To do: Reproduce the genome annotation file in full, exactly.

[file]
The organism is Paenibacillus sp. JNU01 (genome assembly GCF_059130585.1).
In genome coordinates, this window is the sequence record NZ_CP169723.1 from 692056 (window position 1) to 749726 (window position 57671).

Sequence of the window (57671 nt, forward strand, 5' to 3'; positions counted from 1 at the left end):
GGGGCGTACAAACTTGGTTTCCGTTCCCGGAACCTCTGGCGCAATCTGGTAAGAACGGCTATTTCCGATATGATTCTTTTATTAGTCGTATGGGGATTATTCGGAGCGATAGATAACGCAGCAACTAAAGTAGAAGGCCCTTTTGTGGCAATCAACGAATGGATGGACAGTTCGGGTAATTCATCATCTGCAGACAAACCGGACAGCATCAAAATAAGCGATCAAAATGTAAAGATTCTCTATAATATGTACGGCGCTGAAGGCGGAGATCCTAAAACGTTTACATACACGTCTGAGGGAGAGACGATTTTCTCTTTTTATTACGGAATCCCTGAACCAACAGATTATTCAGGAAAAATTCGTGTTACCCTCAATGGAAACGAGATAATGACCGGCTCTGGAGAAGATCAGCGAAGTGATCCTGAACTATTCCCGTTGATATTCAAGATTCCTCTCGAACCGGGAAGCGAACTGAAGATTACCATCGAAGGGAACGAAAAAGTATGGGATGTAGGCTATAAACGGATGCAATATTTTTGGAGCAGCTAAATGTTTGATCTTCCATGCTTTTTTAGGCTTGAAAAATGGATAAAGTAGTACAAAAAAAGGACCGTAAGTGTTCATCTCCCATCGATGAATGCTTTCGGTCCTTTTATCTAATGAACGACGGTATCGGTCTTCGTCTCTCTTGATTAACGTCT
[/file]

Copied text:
The organism is Paenibacillus sp. JNU01 (genome assembly GCF_059130585.1).
In genome coordinates, this window is the sequence record NZ_CP169723.1 from 692056 (window position 1) to 749726 (window position 57671).

Sequence of the window (57671 nt, forward strand, 5' to 3'; positions counted from 1 at the left end):
GGGGCGTACAAACTTGGTTTCCGTTCCCGGAACCTCTGGCGCAATCTGGTAAGAACGGCTATTTCCGATATGATTCTTTTATTAGTCGTATGGGGATTATTCGGAGCGATAGATAACGCAGCAACTAAAGTAGAAGGCCCTTTTGTGGCAATCAACGAATGGATGGACAGTTCGGGTAATTCATCATCTGCAGACAAACCGGACAGCATCAAAATAAGCGATCAAAATGTAAAGATTCTCTATAATATGTACGGCGCTGAAGGCGGAGATCCTAAAACGTTTACATACACGTCTGAGGGAGAGACGATTTTCTCTTTTTATTACGGAATCCCTGAACCAACAGATTATTCAGGAAAAATTCGTGTTACCCTCAATGGAAACGAGATAATGACCGGCTCTGGAGAAGATCAGCGAAGTGATCCTGAACTATTCCCGTTGATATTCAAGATTCCTCTCGAACCGGGAAGCGAACTGAAGATTACCATCGAAGGGAACGAAAAAGTATGGGATGTAGGCTATAAACGGATGCAATATTTTTGGAGCAGCTAAATGTTTGATCTTCCATGCTTTTTTAGGCTTGAAAAATGGATAAAGTAGTACAAAAAAAGGACCGTAAGTGTTCATCTCCCATCGATGAATGCTTTCGGTCCTTTTATCTAATGAACGACGGTATCGGTCTTCGTCTCTCTTGATTAACGTCT